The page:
Finally, in the interdependent culture in which most people will find themselves (including in the corporate world), an organization’s “smart thinking” is critical. People tend to adopt the goals and actions exhibited by those around them. Accordingly, organizations should help their members reflect on how they think, stretch them to learn, be encouraging of new ideas and questions, probe for deep explanations, discourage multitasking, and encourage an attitude of “we” not “I.”

In addition to improving habits, memory, and decision making, Markman scatters throughout the book “instantly smarter” tips that one can implement immediately to improve thinking. Among his suggestions are: get a good night’s sleep; listen to your emotional reactions when making decisions; if you do not know something important, then identify the people who would possess that information; and if you struggle to remember something, stop thinking about it and the solution may come to you.

With a clear structure and relatable examples, Markman provides easily digestible tips to improve our habits of mind and to execute Smart Thinking.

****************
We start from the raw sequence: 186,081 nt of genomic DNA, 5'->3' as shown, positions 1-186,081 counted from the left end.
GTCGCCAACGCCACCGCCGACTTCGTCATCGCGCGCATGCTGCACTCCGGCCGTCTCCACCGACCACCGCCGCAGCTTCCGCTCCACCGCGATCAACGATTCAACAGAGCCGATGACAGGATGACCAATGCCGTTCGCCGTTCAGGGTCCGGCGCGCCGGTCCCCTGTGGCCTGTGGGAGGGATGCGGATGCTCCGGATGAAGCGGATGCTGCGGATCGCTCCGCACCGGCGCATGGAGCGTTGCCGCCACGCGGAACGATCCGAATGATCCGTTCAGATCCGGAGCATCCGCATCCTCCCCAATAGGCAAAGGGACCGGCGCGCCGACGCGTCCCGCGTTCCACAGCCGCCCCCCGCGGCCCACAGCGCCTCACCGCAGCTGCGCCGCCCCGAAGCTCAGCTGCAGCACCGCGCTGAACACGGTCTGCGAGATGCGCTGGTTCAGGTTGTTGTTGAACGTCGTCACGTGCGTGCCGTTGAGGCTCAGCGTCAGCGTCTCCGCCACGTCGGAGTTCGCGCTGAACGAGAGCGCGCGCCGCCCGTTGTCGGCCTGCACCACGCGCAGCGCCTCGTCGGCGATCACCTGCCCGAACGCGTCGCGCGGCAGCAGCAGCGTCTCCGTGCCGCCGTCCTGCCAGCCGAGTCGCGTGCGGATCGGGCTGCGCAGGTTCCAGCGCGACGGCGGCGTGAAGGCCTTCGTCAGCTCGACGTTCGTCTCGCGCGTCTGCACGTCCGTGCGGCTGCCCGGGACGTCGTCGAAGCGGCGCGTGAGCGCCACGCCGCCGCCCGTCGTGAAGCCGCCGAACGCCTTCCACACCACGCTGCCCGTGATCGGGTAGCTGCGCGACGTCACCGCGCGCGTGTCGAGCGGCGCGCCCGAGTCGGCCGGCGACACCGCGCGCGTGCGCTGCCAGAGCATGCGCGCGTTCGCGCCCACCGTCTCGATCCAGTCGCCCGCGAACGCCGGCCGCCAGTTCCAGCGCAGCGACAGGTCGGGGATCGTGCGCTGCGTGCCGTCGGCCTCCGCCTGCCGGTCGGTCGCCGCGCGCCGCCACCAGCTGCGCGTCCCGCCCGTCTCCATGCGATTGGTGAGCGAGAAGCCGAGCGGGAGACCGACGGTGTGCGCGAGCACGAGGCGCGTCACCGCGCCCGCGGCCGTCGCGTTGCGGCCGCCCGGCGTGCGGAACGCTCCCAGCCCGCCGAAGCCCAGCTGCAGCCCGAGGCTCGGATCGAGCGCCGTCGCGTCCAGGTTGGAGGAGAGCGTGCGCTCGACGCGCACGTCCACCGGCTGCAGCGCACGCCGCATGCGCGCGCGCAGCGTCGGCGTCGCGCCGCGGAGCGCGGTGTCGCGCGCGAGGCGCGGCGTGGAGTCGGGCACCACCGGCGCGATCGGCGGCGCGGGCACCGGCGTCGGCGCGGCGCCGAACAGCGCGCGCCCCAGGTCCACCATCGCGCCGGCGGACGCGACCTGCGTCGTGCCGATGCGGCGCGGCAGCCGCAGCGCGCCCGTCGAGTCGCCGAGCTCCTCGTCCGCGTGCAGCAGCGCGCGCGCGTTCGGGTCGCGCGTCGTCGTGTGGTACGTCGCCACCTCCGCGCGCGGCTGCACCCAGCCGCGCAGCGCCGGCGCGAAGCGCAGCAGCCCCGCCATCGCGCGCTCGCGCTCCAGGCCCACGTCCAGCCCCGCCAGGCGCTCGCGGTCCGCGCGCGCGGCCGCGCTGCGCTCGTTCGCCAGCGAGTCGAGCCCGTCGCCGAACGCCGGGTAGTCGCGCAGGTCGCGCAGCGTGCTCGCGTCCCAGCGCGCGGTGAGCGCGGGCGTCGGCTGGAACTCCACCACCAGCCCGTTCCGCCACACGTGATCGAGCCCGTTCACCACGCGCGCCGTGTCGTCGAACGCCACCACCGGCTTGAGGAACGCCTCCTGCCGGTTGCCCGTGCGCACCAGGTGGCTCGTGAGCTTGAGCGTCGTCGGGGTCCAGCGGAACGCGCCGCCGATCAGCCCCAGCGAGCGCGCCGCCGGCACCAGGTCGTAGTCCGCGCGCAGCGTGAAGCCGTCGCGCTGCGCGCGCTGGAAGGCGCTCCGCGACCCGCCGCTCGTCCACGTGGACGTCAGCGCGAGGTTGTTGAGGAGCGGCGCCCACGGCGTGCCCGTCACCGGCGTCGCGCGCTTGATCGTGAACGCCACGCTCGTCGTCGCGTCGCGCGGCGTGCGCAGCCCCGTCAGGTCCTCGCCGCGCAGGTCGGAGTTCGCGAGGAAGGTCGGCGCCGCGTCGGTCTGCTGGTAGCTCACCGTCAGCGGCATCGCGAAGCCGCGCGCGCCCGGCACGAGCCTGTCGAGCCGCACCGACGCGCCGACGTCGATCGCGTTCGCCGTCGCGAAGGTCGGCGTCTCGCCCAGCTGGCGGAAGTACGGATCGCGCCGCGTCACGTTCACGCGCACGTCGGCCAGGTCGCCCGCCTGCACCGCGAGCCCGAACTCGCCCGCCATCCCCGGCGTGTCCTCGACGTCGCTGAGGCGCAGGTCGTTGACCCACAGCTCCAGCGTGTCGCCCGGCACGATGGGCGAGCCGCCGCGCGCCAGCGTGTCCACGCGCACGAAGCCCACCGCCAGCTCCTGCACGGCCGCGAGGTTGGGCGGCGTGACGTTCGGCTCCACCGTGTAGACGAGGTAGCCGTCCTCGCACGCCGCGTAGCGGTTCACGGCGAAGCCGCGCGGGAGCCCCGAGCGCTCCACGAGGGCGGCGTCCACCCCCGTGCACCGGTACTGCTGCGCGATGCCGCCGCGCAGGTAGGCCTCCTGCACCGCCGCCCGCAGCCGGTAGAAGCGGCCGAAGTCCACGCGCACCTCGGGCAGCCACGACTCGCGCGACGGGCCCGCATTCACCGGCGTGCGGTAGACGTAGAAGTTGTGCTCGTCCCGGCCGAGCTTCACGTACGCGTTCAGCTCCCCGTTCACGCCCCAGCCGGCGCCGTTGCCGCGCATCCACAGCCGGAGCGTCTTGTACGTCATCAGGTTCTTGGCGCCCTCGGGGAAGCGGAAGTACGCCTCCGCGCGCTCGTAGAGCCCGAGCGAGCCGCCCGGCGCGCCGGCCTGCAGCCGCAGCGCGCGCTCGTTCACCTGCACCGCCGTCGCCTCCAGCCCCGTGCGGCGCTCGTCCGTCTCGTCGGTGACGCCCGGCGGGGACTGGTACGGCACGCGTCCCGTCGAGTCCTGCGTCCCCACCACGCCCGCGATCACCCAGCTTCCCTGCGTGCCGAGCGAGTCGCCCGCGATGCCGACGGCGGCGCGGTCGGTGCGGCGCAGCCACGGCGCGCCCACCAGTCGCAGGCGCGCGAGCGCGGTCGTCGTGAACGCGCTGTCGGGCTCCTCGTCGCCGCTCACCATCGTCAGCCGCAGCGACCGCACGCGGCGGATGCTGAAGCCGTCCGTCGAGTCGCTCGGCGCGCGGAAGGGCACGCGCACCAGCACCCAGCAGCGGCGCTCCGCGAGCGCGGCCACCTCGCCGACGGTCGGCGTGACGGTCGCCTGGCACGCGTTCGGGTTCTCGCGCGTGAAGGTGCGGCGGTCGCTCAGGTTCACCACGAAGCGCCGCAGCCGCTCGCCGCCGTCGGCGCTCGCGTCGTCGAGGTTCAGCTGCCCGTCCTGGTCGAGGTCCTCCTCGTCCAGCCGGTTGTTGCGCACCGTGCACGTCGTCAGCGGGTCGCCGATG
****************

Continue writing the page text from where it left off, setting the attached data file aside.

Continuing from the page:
Ungifted: Intelligence Redefined by Scott Barry Kaufman

Scott Barry Kaufman, the author of Ungifted: Intelligence Redefined, is a cognitive psychologist and was a student in special education classes. As a student enormously impacted by intelligence testing and labels, he presents the enduring emotional impact that a learning disability diagnosis and IQ testing had on him; as an Intelligence researcher, Kaufman traces the history of defining and testing intelligence, delineates other personal qualities key to success, and ultimately proposes a new definition of intelligence that aims to help each individual thrive.

Kaufman presents the continuing disagreement about what constitutes intelligence. Some intelligence scholars, such as Charles Spearman, conceived of intelligence as a single entity, a general intelligence. Others, like Howard Gardner, believe that there are in fact multiple (seven or more) independent “intelligences” that a person might posses.